In the end, Brian learned a valuable lesson: sometimes, less is more. His pursuit of financial complexity had limited his ability to remain financially flexible, ultimately costing him far more than it had earned. By embracing simplicity, however, Brian was able to regain control of his finances and, more importantly, his life.
Can you relate to Brian?
The truth is that many individuals today are overbanked or have too many financial accounts spread across various financial institutions, and it’s costing them their ability to manage everyday stresses and to remain resilient to one-time shock events.
The Mental Costs of Being Overbanked
In turn, these complex processes for managing their finances quickly spiral out of control, leading to unnecessary financial costs and setbacks.
Indeed, there are many costs associated with being overbanked, and it all starts with cognitive overload.
So, what is cognitive overload?
Well, cognitive overload is when you become so stressed that you don’t know what to do next. And this typically happens when your brain cannot process and handle the overwhelming amount of information it’s receiving because there are so many things coming at you at one time.
Now, Eldar Shafir has a lot to say about cognitive overload. That’s because Shafir is a cognitive psychologist whose work focuses on how cognitive limitations, such as cognitive overload, can affect decision-making and behavior in various life domains. And Shafir, along with other behavioral economists studied how your mental resources can become scarce when you’re faced with income challenges, time pressures, or other demanding situations.
According to Shafir, when you experience cognitive overload due to resource scarcity, it can lead to a phenomenon called “tunneling.” Tunneling occurs when you focus your attention on the immediate problem at hand, forcing you to neglect other important aspects of your life. And, as a result, you may struggle to make sound decisions or engage in effective problem-solving when it comes to your money.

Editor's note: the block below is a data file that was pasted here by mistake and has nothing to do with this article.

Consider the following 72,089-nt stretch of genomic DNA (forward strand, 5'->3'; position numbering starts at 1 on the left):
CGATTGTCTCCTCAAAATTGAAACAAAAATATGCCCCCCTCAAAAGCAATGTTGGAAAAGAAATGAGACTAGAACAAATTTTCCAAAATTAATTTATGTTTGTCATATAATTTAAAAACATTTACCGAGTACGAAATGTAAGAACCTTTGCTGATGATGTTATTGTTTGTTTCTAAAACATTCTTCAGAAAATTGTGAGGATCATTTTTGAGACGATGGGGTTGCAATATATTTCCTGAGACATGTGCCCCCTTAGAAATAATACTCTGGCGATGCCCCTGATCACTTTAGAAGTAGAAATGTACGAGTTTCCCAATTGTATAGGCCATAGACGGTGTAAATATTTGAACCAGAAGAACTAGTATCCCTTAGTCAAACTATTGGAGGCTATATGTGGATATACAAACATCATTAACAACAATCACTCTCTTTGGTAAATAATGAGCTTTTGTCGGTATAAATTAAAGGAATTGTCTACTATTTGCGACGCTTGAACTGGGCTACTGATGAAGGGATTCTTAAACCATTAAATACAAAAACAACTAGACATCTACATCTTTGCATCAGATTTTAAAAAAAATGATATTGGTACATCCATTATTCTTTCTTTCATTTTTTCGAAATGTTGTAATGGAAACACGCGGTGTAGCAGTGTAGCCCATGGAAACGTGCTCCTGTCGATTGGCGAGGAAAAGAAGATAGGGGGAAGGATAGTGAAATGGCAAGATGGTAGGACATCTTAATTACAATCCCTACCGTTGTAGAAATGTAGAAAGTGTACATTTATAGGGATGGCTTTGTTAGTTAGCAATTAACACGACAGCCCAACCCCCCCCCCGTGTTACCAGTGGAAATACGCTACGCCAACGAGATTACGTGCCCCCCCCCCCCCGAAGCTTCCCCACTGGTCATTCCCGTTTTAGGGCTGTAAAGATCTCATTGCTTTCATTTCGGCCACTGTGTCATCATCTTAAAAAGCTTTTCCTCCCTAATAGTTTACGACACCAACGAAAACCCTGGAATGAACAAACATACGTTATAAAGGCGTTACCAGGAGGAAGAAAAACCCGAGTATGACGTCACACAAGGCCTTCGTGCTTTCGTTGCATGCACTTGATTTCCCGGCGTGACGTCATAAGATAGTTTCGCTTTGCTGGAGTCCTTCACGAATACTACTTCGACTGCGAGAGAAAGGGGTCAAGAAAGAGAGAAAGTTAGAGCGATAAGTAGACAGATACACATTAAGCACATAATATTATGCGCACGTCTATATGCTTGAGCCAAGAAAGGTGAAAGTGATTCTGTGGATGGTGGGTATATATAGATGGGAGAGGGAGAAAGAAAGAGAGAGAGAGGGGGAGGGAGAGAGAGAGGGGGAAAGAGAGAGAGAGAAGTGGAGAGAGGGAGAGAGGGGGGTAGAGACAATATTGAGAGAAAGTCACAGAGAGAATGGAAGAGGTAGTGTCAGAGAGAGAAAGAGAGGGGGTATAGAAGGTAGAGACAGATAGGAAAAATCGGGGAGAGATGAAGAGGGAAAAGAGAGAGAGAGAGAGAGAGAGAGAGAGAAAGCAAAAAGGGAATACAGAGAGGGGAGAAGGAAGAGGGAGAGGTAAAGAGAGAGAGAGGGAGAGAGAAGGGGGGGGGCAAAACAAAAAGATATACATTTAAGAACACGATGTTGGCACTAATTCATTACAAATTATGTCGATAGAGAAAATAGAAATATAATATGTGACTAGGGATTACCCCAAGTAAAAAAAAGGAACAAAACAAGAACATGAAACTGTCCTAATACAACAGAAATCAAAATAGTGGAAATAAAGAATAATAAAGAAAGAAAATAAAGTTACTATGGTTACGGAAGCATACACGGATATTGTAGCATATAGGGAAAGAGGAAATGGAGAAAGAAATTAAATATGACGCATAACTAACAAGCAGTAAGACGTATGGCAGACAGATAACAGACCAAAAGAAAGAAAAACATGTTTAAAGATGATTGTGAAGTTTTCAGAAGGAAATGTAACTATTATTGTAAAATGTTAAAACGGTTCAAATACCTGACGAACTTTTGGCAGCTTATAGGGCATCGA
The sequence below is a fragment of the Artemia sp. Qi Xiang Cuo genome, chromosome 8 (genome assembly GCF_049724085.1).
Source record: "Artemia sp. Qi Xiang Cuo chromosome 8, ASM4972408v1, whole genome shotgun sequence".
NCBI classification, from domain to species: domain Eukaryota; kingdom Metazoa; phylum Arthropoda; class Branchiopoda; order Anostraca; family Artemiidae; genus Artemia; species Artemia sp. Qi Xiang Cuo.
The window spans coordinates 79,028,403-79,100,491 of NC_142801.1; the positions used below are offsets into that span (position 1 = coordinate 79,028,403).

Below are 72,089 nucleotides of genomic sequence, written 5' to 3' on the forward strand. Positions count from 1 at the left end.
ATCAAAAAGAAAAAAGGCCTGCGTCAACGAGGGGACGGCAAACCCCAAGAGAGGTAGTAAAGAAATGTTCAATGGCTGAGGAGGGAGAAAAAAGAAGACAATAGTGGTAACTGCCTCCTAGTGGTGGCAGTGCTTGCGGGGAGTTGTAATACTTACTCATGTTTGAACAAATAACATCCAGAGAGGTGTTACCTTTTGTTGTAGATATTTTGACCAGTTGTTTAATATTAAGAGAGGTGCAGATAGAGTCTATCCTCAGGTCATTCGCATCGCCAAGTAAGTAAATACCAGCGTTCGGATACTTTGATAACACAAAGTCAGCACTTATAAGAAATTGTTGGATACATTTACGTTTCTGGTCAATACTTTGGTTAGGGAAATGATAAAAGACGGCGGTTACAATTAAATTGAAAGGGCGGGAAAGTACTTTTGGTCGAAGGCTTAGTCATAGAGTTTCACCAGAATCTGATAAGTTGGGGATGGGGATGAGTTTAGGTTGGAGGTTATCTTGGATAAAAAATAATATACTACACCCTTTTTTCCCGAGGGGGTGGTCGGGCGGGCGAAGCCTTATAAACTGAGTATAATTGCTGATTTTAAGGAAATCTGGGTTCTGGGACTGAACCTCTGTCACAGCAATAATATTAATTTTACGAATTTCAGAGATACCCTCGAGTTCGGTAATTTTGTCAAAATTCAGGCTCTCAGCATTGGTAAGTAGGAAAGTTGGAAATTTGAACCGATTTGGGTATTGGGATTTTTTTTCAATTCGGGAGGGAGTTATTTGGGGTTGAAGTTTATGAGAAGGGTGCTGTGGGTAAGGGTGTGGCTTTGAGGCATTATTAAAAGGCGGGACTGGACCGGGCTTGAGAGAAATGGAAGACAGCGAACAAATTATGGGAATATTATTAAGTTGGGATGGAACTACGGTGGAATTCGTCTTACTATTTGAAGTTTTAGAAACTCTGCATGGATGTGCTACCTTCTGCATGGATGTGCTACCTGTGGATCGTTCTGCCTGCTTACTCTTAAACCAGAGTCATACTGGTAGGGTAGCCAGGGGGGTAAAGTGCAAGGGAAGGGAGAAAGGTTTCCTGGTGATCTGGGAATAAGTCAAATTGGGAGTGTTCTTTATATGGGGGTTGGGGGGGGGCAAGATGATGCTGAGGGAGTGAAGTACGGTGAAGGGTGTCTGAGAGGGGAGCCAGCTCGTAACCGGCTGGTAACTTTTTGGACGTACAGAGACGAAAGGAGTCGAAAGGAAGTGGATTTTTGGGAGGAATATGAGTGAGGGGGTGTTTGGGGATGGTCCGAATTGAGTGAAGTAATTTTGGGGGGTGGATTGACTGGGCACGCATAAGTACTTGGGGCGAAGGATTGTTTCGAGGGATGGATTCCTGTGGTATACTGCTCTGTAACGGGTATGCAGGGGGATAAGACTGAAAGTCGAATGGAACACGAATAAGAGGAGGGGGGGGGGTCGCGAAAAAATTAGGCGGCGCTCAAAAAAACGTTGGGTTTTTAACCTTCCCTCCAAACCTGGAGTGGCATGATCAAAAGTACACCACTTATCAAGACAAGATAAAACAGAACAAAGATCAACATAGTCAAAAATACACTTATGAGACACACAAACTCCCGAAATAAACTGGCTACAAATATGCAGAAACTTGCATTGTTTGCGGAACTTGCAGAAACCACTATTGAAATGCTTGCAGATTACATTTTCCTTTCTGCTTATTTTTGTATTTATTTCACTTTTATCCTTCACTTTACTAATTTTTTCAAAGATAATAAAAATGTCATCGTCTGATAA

Indeed, in a study conducted by Shafir and his colleagues, participants were given a challenging financial decision to make, with some participants facing a high-pressure situation that simulated financial scarcity while others faced a low-pressure situation. Those in the high-pressure condition experienced cognitive overload, leading them to make suboptimal financial decisions compared to those in the low-pressure condition.
What this study illustrates is that when you’re overbanked, and your financial management process becomes so complex that it takes up too much of your attention, it leaves little room for other essential professional and personal life obligations, especially when sudden life changes take place.
When this happens, you may feel mentally exhausted, find it difficult to focus on tasks, and struggle to make critical decisions. In turn, “tunneling” can affect your productivity, creativity, and overall well-being because your mental resources are committed to solving one complex problem. And more often than not, that’s worrying about your finances. It can also cause additional stress and anxiety, leading to burnout and decreased life satisfaction.
Moreover, when your brain is preoccupied with one domain of your life, like staying on top of managing your various financial accounts, it may be less able to switch gears and focus on other tasks. This situation can lead to reduced creativity and problem-solving ability, as well as increased risk of errors or oversights in other parts of your life, like staying on top of your workload or managing essential relationships.
Now, maybe you’re in a situation where you have various deposit, credit, and investment accounts spread across various financial institutions and are doing just fine managing all of them.
The Financial Costs of Being Overbanked
The trouble is that while you may have a well-oiled process right now to manage all of the complexity, all it takes is one overwhelming life event to put a kink in your complex financial process, ultimately leading to cognitive overload and potentially costly financial mistakes down the road.
And what are these costs?